Major businesses like Starbucks are giving up plastic straws, triggering both praise and protest from customers. You’ll start to see different materials like paper, straw, bamboo, and metal pop up. One workshop in Hood River, Oregon, has been making glass straws for over a decade and business is booming.
When Craig Graffius started out, he took EcoGlass Straws to conferences and craft shows, but people weren’t that interested. They thought the straws were cool, but no one was buying. Instead of pouring money into marketing, Graffius refocused on the straws themselves. With thirty years of experience in the glass-making industry, Graffius knew the kind of quality he was after. The shatter-proof glass is from Germany and each straw is hand-shaped and polished. They’re also dishwasher-safe.
Within the last year, sales tripled. The 4-person shop is getting ready to make around 2,000 straws every hour. EcoGlass’ distributor, Foods Alive, has also begun marketing straws to individuals as well as retailers. You can find four styles on the EcoGlass website: standard, slim, thick, and straight with a double groove. A slim glass straw is perfect for sipping on cocktails while a thick straw is ideal for milkshakes. Some even come in a variety of colors like pink, teal, and green. As an Oregonian, I know what I’m asking for this Christmas!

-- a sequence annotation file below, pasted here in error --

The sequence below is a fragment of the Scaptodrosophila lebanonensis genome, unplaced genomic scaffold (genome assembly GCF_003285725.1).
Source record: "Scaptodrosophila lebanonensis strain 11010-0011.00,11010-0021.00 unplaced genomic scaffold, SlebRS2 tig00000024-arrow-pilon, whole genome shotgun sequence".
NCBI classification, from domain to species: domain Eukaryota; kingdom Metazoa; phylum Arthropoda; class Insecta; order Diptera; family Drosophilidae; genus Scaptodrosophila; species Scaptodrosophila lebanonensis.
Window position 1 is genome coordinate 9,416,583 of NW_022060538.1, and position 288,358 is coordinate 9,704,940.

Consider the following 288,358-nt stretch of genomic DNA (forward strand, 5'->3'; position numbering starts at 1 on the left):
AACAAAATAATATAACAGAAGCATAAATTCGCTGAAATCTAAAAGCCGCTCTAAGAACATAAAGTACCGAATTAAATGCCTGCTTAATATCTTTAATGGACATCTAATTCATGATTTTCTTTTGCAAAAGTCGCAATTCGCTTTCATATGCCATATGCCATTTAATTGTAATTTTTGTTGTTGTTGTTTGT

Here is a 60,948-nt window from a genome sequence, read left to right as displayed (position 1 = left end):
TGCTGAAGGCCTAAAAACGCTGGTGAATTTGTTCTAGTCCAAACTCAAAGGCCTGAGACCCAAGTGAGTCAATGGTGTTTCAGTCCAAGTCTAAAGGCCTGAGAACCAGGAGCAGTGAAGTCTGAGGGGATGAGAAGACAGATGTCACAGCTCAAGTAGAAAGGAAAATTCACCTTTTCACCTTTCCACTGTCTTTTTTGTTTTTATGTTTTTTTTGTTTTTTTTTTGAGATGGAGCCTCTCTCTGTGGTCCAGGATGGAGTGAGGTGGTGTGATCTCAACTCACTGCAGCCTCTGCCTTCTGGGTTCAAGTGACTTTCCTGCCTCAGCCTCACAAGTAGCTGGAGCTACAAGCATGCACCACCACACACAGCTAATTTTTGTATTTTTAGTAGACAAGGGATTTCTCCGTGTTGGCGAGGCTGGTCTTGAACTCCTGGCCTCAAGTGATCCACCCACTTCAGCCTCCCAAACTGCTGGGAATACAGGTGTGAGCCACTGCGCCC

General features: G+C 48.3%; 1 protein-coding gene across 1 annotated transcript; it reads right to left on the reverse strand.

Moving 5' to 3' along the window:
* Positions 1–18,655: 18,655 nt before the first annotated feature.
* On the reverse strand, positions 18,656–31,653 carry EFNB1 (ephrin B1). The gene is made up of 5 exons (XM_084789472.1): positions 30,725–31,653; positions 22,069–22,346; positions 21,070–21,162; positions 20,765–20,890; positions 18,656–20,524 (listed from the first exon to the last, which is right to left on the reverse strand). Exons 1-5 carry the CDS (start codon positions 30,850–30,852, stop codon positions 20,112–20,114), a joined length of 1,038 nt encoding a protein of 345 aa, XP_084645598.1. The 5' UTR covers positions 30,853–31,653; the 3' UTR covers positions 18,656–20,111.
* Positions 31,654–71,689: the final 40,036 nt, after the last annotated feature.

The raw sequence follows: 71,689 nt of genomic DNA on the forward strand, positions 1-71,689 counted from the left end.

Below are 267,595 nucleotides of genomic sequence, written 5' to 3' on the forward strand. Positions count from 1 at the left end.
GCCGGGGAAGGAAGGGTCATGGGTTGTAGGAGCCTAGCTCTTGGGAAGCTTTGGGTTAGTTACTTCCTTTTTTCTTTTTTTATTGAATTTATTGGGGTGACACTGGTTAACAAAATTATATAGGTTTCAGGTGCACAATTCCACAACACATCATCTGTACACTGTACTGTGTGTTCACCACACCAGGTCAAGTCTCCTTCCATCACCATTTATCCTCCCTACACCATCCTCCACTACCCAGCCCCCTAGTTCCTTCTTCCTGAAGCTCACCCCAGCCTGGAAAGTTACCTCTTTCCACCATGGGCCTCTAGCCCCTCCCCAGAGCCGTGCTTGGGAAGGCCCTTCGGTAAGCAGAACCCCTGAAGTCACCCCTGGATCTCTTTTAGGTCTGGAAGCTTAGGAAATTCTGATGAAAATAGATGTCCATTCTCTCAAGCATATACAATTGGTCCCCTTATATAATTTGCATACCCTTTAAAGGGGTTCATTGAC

Why the sudden surge in business? A 2015 video of environmentalists removing plastic straws from the nose of a sea turtle horrified viewers. While plastic straws represent only 0.03% of the ocean’s plastic pollution, eliminating them from the picture is doable for most people.
More business means EcoGlass can cut their prices. In the past year, Graffius has reduced the wholesale price nearly in half. A new machine that will speed up cutting and polishing to that 2,000-straws-per-hour goal should allow for even more price reductions.